After 500 hours of hard work over 18 days this summer, more than 50 community volunteers savored their success in restoring water flows in the Edmonds Marsh that had been blocked by chain link fences and a huge mass of an invasive plant called bittersweet nightshade. .
This year’s voluntary restoration project, conducted through an Adopt-A-Highway agreement with the Washington State Department of Transportation (WSDOT), continued last year’s effort to restore the flows from Shellabarger Creek into the Edmonds Marsh. Monthly data collected over several years by the Edmonds Creek team and students from Meadowdale and Edmonds-Woodway High Schools showed that the invasive nightshade bloom had formed thickets in and around the chain-link fence on both sides of Highway 104 blocking and diverting the flow of fresh water. . The nightshade had also spread throughout the wetland, submerging the creek channel and killing trees and other native vegetation.
Restoration work this summer focused on restoring the creek channel on the west side of Highway 104 to complement last year’s successful restoration work on the east side of Highway 104, which restored a creek channel creek from the lower end of Shellabarger Creek to the culverts. These culverts, although partially blocked by sediment, are the only outflow channel for Shellabarger Creek on the west side of Highway 104 into the Edmonds Marsh and into Puget Sound. Prior to the 2021 restoration work, the nightshade entwined fence diverted winter stormwater from the creek to the Dayton Street intersection, causing flooding.
Community volunteers recognized early on in this restoration project that they could not eradicate all of the invasive nightshades because they were so ubiquitous in the wetland. The restoration project instead focused on removing the chain-link fence (which the nightshade used as an “anchor”) and removing the nightshade where possible to keep stream channels open. The edges of the wetland along Highway 104 were also a priority for nightshade removal to prevent this invasive plant from growing on trees and killing them.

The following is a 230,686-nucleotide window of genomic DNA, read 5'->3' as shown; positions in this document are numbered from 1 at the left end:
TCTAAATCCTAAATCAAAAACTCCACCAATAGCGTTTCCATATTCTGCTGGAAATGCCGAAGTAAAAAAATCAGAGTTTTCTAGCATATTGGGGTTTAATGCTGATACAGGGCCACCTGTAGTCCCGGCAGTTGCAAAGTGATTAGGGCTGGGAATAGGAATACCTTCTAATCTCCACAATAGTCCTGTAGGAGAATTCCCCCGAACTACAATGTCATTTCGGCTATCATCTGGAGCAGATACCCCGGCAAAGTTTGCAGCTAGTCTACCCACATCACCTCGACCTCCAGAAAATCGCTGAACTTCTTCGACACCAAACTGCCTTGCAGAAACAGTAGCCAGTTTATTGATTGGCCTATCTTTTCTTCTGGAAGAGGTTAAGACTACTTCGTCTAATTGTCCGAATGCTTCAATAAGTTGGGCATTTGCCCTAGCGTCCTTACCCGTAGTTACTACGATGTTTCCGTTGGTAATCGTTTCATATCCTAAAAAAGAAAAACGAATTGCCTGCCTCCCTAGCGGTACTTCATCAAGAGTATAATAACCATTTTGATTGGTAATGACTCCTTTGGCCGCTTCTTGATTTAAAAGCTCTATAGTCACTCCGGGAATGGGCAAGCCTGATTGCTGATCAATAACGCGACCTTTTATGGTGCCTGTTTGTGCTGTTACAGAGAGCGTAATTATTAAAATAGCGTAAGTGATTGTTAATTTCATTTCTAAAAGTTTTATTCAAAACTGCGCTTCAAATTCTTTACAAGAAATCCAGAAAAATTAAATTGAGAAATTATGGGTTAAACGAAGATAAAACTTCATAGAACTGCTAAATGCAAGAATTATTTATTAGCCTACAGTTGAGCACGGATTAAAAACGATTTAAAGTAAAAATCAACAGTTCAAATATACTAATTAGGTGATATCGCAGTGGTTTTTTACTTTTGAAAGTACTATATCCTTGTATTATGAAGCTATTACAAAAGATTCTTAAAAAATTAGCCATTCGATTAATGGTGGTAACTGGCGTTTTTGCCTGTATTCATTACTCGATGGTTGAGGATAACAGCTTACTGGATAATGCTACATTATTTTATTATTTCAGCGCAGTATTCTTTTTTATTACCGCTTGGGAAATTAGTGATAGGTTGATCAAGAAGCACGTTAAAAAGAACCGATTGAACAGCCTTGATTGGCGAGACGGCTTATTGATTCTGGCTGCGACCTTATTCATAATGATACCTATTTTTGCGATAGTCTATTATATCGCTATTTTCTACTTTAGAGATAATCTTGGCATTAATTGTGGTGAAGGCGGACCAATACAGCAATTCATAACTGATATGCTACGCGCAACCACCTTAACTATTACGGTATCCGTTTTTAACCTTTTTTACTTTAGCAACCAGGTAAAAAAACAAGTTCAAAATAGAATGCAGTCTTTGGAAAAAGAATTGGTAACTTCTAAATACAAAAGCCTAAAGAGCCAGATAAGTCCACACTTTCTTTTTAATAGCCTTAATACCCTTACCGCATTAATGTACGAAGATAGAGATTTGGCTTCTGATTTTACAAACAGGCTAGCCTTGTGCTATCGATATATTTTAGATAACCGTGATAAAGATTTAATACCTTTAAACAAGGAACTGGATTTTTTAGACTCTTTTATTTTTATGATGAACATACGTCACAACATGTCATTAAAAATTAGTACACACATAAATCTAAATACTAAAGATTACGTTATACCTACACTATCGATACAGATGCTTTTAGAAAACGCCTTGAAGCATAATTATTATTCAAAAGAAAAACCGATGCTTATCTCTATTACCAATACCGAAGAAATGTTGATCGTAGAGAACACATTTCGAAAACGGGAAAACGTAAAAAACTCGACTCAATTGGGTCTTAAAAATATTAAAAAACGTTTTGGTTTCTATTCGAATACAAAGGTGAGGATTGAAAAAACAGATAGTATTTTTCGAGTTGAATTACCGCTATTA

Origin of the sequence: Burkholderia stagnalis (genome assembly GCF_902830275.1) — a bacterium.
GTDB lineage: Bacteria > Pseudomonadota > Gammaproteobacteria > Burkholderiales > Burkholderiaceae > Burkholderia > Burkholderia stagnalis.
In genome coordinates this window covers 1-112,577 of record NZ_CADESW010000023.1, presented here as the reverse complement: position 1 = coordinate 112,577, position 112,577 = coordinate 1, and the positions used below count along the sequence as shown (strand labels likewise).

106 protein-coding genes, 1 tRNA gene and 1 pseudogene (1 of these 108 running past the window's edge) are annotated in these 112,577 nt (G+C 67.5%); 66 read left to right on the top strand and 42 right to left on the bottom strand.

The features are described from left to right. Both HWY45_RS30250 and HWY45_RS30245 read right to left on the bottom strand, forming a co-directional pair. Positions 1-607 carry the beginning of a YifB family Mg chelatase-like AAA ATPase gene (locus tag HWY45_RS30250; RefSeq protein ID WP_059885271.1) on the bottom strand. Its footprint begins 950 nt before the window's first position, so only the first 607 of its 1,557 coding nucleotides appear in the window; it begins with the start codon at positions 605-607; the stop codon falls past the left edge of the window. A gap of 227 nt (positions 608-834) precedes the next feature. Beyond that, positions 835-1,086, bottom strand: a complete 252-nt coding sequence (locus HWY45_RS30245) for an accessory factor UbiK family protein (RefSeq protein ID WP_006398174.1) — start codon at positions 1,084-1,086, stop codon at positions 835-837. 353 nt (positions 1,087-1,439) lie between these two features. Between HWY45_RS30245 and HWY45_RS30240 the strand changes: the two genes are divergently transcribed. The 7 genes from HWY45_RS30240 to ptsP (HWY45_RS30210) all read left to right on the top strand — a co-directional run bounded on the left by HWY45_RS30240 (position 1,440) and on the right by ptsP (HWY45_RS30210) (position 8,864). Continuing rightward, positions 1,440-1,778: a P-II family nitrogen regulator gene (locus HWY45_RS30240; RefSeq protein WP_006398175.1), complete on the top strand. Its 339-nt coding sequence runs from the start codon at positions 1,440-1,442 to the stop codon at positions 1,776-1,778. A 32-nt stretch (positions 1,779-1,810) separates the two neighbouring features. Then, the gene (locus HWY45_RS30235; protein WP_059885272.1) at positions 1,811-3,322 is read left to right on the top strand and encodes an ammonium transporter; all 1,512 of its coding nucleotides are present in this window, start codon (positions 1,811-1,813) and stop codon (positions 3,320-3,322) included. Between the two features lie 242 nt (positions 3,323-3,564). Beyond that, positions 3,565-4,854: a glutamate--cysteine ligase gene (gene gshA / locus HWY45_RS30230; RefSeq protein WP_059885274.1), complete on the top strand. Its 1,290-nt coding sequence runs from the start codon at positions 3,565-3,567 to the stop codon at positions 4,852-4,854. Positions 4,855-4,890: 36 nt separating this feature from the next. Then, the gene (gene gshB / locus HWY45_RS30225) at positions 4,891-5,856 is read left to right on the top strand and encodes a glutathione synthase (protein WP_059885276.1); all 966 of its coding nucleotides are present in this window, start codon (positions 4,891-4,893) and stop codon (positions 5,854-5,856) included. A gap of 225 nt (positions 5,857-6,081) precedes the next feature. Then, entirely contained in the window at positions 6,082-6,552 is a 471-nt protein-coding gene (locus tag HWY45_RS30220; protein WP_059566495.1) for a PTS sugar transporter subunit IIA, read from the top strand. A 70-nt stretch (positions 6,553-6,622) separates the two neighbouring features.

The volunteers also quickly learned the dangers of tearing out the roots of the black nightshade, only to end up waist deep in mud and/or water. Wooden pallets (donated by Beacon Building Products and others) became “bridges” across the wetland so volunteers could cross the wetland without fear of getting stuck in the mud. Waders, donated by Olympic fly fishermen, have become fashionable garments for working effectively in knee-deep mud and waist-deep water.
As one of the ‘regular’ volunteers, Selena Bolotin said, “I have gained so much by volunteering at the Swamp Restoration Project; increased knowledge of marsh habitat and the negative impact of invasive plants under environmental neglect. It was gratifying to see previously stagnant water begin to flow, all during 2 hours of pulling nightshade plants. The camaraderie of other volunteers doing meaningful work made the time pass quickly and saw rapid progress for a seemingly overwhelming task. The participation of student volunteers was particularly brilliant, as they learned scientific tools and knowledge and how to leverage community advocacy – an outdoor education that will serve us all well into the future.